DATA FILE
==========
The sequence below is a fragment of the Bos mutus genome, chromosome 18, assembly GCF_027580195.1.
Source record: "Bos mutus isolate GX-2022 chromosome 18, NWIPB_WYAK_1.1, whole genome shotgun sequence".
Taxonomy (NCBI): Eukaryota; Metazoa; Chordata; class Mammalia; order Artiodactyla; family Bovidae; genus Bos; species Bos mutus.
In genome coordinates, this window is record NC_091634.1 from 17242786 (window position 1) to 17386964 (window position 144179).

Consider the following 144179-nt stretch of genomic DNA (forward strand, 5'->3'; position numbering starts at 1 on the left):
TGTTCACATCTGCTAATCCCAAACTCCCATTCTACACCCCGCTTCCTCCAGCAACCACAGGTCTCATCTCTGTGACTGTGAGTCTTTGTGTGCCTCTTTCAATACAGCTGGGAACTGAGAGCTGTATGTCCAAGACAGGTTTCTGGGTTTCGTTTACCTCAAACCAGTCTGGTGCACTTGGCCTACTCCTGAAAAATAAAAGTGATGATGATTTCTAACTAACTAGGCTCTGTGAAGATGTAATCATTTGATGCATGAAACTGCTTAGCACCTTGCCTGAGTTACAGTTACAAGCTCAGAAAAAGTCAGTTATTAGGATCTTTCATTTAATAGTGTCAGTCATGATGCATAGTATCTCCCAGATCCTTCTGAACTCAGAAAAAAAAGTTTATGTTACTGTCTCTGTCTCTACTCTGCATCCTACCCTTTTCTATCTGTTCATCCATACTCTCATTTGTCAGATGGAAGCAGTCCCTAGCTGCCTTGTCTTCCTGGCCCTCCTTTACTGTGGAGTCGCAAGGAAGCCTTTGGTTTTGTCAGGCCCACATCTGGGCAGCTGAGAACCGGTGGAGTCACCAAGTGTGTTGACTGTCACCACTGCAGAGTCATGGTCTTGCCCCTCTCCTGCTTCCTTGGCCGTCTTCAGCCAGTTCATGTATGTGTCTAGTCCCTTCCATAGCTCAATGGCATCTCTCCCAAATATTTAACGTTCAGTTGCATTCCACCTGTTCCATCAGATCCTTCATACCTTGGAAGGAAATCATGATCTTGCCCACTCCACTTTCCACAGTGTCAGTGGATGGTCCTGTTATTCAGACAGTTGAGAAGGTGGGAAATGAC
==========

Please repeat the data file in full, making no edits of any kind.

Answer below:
The sequence below is a fragment of the Bos mutus genome, chromosome 18, assembly GCF_027580195.1.
Source record: "Bos mutus isolate GX-2022 chromosome 18, NWIPB_WYAK_1.1, whole genome shotgun sequence".
Taxonomy (NCBI): Eukaryota; Metazoa; Chordata; class Mammalia; order Artiodactyla; family Bovidae; genus Bos; species Bos mutus.
In genome coordinates, this window is record NC_091634.1 from 17242786 (window position 1) to 17386964 (window position 144179).

Consider the following 144179-nt stretch of genomic DNA (forward strand, 5'->3'; position numbering starts at 1 on the left):
TGTTCACATCTGCTAATCCCAAACTCCCATTCTACACCCCGCTTCCTCCAGCAACCACAGGTCTCATCTCTGTGACTGTGAGTCTTTGTGTGCCTCTTTCAATACAGCTGGGAACTGAGAGCTGTATGTCCAAGACAGGTTTCTGGGTTTCGTTTACCTCAAACCAGTCTGGTGCACTTGGCCTACTCCTGAAAAATAAAAGTGATGATGATTTCTAACTAACTAGGCTCTGTGAAGATGTAATCATTTGATGCATGAAACTGCTTAGCACCTTGCCTGAGTTACAGTTACAAGCTCAGAAAAAGTCAGTTATTAGGATCTTTCATTTAATAGTGTCAGTCATGATGCATAGTATCTCCCAGATCCTTCTGAACTCAGAAAAAAAAGTTTATGTTACTGTCTCTGTCTCTACTCTGCATCCTACCCTTTTCTATCTGTTCATCCATACTCTCATTTGTCAGATGGAAGCAGTCCCTAGCTGCCTTGTCTTCCTGGCCCTCCTTTACTGTGGAGTCGCAAGGAAGCCTTTGGTTTTGTCAGGCCCACATCTGGGCAGCTGAGAACCGGTGGAGTCACCAAGTGTGTTGACTGTCACCACTGCAGAGTCATGGTCTTGCCCCTCTCCTGCTTCCTTGGCCGTCTTCAGCCAGTTCATGTATGTGTCTAGTCCCTTCCATAGCTCAATGGCATCTCTCCCAAATATTTAACGTTCAGTTGCATTCCACCTGTTCCATCAGATCCTTCATACCTTGGAAGGAAATCATGATCTTGCCCACTCCACTTTCCACAGTGTCAGTGGATGGTCCTGTTATTCAGACAGTTGAGAAGGTGGGAAATGAC